Her family had a wind-swept, cactus-covered piece of dirt, a little under an acre outside the west-Texas, oil-boom town of Midland. She hated the desolation, the isolation of the place. They were things she couldn’t do anything about. She loved seeing girl friends, at school, and before and after school on the bus, talking, being silly, all of the giggles on the surface and all the tears inside that clearly indicated that her life was far from perfect. She loved collecting wildflowers and the whole process of pressing them and preserving them and found great joy in learning the names of them. The thought of someday capitalizing on this joy never occurred to her; even thinking about the future was something she avoided. That was why her decision to go away to college when she could’ve stayed in the area surprised everyone. Her parents were caught off guard and panicked.
She had been after a man for sometime and had told her mother she would find herself a tall, dark, and handsome oil-man, without realizing her hometown was the best place in the world for that. She obviously wasn’t paying attention; she wasn’t sure about anything. Her father was an oil geologist, an oil-man. She felt more at ease around him than anyone else, mostly because he adored her. She looked for someone like him, when she went looking on campus, and she found someone the opposite of him. Ted said he adored her; but at this stage flattery had become part of his game.
After their marriage they moved into a small apartment near the theater where Ted worked. She found herself with nothing to do most of the time; she didn’t know how to do something on her own; Ted had the theater and didn’t have much time left over for her. For a while she read all the time. She would read and would wait up for Ted; and when he came home exhausted, he would promptly turn in. It was a small one-bed-room apartment, located near a city park. It was about a block away. It frequently filled up with strange men; it attracted every day its share of homeless people or people who looked down and out. It was summer, hot most of the time; the heat got on Susan’s nerves. They had only a small fan. Just after they moved in, no more than a month or two, something happened that scared her to death, and she insisted that they move immediately. On one of those nights that she found herself alone, reading a book and waiting for Ted, she smelled cigarette smoke coming from just outside her window. She had kept the window cracked to catch what little breeze there was. That was when she started wishing that she still lived at home where she knew her father would protect her. Ted still had to be at the theater every night, and there were times when he did worried about her. He still had his career to think of. He quickly moved her to another apartment and that helped. He was like that, always willing and able to pick up and go. And almost every time, Susan resisted; in some situations, however, as in her choosing the college she chose she surprised everyone.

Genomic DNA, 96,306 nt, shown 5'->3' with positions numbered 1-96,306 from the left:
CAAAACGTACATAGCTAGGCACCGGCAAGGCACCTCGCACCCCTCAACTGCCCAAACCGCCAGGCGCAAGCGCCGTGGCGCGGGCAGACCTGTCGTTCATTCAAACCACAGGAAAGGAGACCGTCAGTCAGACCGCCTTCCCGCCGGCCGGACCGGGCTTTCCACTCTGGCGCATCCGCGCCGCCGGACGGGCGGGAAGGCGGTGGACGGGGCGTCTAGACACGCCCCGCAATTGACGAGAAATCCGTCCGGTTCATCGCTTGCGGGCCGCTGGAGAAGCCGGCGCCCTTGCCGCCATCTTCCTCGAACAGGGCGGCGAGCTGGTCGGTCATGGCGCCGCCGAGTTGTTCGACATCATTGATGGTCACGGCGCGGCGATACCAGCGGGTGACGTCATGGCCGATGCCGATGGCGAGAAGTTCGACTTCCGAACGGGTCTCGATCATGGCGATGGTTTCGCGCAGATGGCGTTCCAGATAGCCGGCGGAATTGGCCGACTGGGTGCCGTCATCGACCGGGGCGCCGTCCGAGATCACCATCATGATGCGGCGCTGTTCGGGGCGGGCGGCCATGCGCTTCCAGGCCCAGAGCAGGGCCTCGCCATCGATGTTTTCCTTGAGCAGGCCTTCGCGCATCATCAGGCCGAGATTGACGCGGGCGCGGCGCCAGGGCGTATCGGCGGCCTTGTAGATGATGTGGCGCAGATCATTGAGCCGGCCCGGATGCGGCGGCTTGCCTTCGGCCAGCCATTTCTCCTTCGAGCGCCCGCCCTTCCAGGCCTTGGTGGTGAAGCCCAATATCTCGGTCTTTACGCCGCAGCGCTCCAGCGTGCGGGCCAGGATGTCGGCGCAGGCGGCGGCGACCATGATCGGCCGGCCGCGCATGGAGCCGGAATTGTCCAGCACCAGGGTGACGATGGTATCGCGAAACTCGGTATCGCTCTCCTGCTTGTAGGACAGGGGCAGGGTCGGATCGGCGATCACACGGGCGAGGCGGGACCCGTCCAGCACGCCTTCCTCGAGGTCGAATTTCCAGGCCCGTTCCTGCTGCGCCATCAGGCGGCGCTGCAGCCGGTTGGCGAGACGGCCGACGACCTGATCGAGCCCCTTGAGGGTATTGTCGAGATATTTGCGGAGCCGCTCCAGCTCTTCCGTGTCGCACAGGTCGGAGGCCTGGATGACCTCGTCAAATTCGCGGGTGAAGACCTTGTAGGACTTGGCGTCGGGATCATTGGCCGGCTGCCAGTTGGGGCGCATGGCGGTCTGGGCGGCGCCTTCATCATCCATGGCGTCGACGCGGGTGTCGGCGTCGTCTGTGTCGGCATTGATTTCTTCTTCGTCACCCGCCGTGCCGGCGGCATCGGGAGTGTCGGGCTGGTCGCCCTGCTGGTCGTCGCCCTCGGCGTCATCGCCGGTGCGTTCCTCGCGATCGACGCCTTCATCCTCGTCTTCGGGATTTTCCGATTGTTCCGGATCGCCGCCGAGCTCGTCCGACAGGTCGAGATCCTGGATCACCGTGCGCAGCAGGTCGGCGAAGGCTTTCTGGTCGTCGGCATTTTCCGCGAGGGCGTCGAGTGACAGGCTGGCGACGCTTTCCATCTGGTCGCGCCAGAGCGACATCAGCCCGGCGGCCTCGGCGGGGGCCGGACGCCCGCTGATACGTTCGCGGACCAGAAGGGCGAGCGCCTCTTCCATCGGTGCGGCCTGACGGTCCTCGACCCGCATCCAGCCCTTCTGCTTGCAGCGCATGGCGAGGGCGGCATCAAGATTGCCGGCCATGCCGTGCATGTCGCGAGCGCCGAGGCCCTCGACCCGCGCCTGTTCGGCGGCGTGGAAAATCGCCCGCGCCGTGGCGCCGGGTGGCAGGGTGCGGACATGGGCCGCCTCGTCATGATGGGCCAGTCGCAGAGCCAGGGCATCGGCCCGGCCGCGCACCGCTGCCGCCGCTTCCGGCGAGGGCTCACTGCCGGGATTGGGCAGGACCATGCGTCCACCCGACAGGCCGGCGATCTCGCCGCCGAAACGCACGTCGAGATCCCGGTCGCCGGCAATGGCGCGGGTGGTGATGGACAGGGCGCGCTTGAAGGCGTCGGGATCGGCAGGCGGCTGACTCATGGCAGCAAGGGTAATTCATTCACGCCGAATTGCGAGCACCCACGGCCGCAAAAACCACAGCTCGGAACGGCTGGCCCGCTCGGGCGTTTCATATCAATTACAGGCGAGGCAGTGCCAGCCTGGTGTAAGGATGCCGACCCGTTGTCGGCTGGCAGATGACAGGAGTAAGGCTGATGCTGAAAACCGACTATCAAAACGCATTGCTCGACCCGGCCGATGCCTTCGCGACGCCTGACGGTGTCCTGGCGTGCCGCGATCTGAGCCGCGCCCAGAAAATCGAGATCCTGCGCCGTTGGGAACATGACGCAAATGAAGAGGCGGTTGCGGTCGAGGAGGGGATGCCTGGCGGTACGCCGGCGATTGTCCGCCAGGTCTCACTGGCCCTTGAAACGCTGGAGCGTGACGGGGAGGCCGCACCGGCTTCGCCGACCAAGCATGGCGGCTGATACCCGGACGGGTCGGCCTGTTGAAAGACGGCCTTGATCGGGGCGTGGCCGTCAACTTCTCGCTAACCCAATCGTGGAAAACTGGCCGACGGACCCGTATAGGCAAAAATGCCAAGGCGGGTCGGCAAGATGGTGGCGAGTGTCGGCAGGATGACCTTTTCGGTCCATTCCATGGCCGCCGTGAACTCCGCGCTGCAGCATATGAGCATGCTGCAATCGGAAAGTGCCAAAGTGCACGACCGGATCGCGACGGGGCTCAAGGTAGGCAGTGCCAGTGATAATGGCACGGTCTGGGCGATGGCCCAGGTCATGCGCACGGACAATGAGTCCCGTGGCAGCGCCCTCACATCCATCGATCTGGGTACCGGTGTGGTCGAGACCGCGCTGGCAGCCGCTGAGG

Living with Ted forced her to become more flexible; almost from their first date, he influenced her greatly. He had broadened her interests. But she got tired of staying at home; that alone made a difference. One night he came home after a long technical rehearsal and found her sitting up in a chair with printed information about the Peace Corps, something he wouldn’t have come up with. The idea was frightening to Susan; she overcame her fear enough to act on it anyway. Now she had to face something equally daunting and knew it wouldn’t be easy. It had been over two years since she had seen her family; time wouldn’t wait for her; and it didn’t look as if she would get to see them anytime soon. But then she didn’t want Ted to end up in Vietnam. His receiving his draft notice shook her up. That was why, in spite of not wanting to make the trip to Olangapo, she went with him anyway.